By Keith Laing
Illinois Sen. Mark Kirk (R) called Friday for the Federal Aviation Administration to investigate allegations Delta Airlines blocked Jewish passengers from flying as part of an agreement with a Saudi Arabian airline.
USA Today reported Thursday on rumors circulating Internet that as part of Saudi Arabian Airlines's agreement to join Delta's SkyTeam alliance, Delta would enforce a Saudi ban on passengers from Israel and non-Islamic religious artifacts.
"I am deeply concerned by the June 23, 2011, report in USA Today entitled 'U.S. Jews not able to fly on Delta flights to Saudi Arabia,'" Kirk wrote in a letter to FAA Administrator Randy Babbitt. "If true, this policy appears to violate the U.S. Constitution's Equal Protection Clause while undermining the purpose of the Federal Aviation Administration – to promote the safety and expansion of U.S. civil aviation.
"I request your investigation into this matter to determine whether Delta Airlines violated U.S. law or regulation and to ensure no U.S. citizen is denied their right to fly solely on the basis of their religion," he continued. "Since a core mission of the FAA is to promote civil aviation, I would expect the FAA to use its full statutory and regulatory power to ensure that America's civil airways are not restricted for persons regardless of faith."
Delta sought to tamp down the controversy before Kirk's letter, taking to its blog on the company's website to respond to the report.
"We’ve gotten questions today from you, our concerned customers, following an article about Saudi Arabian Airlines joining SkyTeam (the global airline alliance that includes Delta as a member)," Delta spokesman Trebor Banstetter wrote on the company's blog.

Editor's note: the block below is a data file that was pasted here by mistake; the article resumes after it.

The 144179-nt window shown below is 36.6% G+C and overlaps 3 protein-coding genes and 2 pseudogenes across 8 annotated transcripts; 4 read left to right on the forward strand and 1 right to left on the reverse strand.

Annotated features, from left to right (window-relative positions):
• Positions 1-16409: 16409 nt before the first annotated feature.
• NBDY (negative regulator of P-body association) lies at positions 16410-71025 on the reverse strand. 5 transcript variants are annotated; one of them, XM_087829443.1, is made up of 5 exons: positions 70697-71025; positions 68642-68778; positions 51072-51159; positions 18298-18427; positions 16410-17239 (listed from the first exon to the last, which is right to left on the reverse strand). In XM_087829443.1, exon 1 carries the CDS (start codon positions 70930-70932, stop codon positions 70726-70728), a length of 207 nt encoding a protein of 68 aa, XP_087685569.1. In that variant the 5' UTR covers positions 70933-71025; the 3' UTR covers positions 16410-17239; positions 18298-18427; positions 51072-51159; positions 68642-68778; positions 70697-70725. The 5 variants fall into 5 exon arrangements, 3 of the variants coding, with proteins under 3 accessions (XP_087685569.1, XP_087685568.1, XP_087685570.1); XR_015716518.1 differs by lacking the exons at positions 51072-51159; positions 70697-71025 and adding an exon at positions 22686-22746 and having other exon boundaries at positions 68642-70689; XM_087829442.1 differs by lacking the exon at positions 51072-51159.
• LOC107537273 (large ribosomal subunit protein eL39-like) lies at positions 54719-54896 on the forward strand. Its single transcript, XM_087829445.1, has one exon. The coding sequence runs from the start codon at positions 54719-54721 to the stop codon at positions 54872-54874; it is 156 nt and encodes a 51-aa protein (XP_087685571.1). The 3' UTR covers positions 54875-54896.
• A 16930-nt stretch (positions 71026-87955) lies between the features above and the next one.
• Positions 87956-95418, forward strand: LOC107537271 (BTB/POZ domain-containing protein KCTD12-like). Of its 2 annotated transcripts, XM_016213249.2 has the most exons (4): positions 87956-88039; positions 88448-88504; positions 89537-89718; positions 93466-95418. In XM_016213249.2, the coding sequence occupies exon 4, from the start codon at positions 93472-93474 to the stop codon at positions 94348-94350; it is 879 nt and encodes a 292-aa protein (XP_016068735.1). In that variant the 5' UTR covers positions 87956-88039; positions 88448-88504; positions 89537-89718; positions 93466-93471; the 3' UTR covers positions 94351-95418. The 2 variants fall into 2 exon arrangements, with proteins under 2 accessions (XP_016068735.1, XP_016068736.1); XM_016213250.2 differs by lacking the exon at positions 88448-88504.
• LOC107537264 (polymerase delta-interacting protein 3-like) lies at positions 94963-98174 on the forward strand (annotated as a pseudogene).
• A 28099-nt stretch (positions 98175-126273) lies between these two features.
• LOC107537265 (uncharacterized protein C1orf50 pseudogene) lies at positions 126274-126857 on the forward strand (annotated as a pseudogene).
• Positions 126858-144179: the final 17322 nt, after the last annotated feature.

"After listening to many of your thoughts today, we’d like to take this opportunity to share some information and help to clarify some of the questions we know you have," Banstetter continued. First and foremost, I think one of the most important things to mention here is that Delta does not discriminate nor do we condone discrimination against anyone in regards to age, race, nationality, religion, or gender."
The company added that "requirements to enter any country are dictated by that nation’s government, not the airlines, and they apply to anyone entering the country regardless of whether it’s by plane, bus or train."
"We, like all international airlines, are required to comply with all applicable laws governing entry into every country we serve," Banstetter wrote. "You as passengers are responsible for obtaining the necessary travel documents, such as visas and certification of required vaccinations, and we’re responsible for making sure that you have the proper documentation before you board."
The Kingdom of Saudi Arabian also moved Friday to try to dispel the rumors, saying in a statement that "rumors being circulated via the Internet regarding passenger flight restrictions on Saudi Arabian Airlines are completely false.
"The Government of Saudi Arabia does not deny visas to U.S. citizens based on their religion," the Saudi statement said.
This article was updated with new information at 3:13 p.m.